It’s exactly the same as that article that ran in The New Yorker around the time of the olympics: they threw in some of the standard negative “issues” to make it balanced and completely ignored the question of LDS Inc. cooking the books on membership figures and hiding the books financially, which is a far more interesting story than any of the tired chuckles over ballroom dancing or funeral potatoes or whatever…
Well, I want to agree with this article, but it misses the deeper issue: this is a religion.
As you said, “itâ€™s important because itâ€™s dishonest to make a claim you cannot prove.” Um, that’s religion in a nutshell. That’s what they do!! Basically I think most people don’t give a shit about the claimed number of Mormons because no one gives a shit about Mormonism, aside from Mormons and ex-Mormons.
So, yes, I agree that it’s disingenuous and the religion shouldn’t make that claim, but that is really the equivalent of saying that President Bush shouldn’t claim he cares about saving taxpayer money because he has threatened to veto insurance programs for kids when the real issues surrounding his bogus claims are: (1) the trillion dollar war we are fighting in Iraq over oil, (2) the tax cuts he has passed for the wealthy that cut Clinton’s surplus into a deficit, and (3) the enormous increases in spending since Bush took office.
Mormonism is dishonest for a number of reasons. The claimed number of members is a drop in the bucket!
I agree that lying about the membership numbers is not that big a deal compared to other things they’ve lied about. But I disagree about this point that the membership numbers are uninteresting to anyone but members and ex-members.
Both the Salon article and the New Yorker article had the LDS church’s claimed growth as a major sub-theme: not just “here are some amusing wacky people” but “OMG, they’re taking over!!!” (more precisely: “But Mormonism just may be the first major world faith since Islam.”) If it’s not true and you fail to even mention that the numbers are questionable, then that’s sloppy reporting.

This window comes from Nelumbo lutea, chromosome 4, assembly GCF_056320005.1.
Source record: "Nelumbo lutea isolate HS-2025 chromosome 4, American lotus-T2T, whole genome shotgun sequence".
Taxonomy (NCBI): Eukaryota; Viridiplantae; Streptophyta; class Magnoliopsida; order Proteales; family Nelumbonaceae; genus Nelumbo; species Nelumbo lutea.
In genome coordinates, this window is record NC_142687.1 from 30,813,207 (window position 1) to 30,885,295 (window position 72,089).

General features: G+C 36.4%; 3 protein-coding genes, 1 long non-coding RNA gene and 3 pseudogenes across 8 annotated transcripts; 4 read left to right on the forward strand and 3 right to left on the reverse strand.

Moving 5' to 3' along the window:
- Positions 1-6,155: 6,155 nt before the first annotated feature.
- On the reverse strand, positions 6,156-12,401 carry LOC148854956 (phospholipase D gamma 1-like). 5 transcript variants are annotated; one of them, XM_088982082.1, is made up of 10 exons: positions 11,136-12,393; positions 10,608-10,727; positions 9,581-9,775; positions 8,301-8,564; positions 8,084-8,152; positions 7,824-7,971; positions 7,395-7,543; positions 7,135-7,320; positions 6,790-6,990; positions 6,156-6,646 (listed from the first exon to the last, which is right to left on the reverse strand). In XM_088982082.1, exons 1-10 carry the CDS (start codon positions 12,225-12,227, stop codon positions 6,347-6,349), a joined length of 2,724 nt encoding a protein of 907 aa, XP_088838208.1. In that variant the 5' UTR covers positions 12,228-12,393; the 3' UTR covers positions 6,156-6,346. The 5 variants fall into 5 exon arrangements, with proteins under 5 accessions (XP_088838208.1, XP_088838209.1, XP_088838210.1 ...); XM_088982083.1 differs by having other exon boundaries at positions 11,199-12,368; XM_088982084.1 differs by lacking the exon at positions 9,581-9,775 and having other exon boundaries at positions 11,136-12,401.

I think that the relative sizes and growth trajectories of the various religions actually is an interesting topic in general, moreso than the particulars of the odd claims. For example: why is Pentacostalism growing — what’s its particular appeal at the moment? If it’s true — as appears to be the case — that Mormonism was experiencing real growth up through the ’80’s, and now is stagnating or even shrinking (yet is sitting on an ungodly amount of money…), that’s interesting and it’s news.
In my opinion, your analysis is a little off target, Exmoron.
Claims about metaphysical matters are one thing.
The problem that Aerin is invoking goes deeper than that. It is possible to determine membership numbers. Demographic statistics are not a matter of faith but of observable facts.
As Daniel Patrick Moynihan quipped: “You are entitled to your own opinion. You are not entitled to your own facts.”
Faith might warrant statements about the nature of god and eternity. Faith does not warrant statements about verifiable facts.
It’s pretty clear if you look at the church’s published numbers that they are cooking the books. For example, people who resign from the church are still counted as members.
My back-of-the-envelope calculation gives about 3,000,000 people who consider themselves LDS. This number is approximately flat, despite aggressive recruitment.
For me, the church’s misrepresentation of its membership statistics is an indicator of its overall character.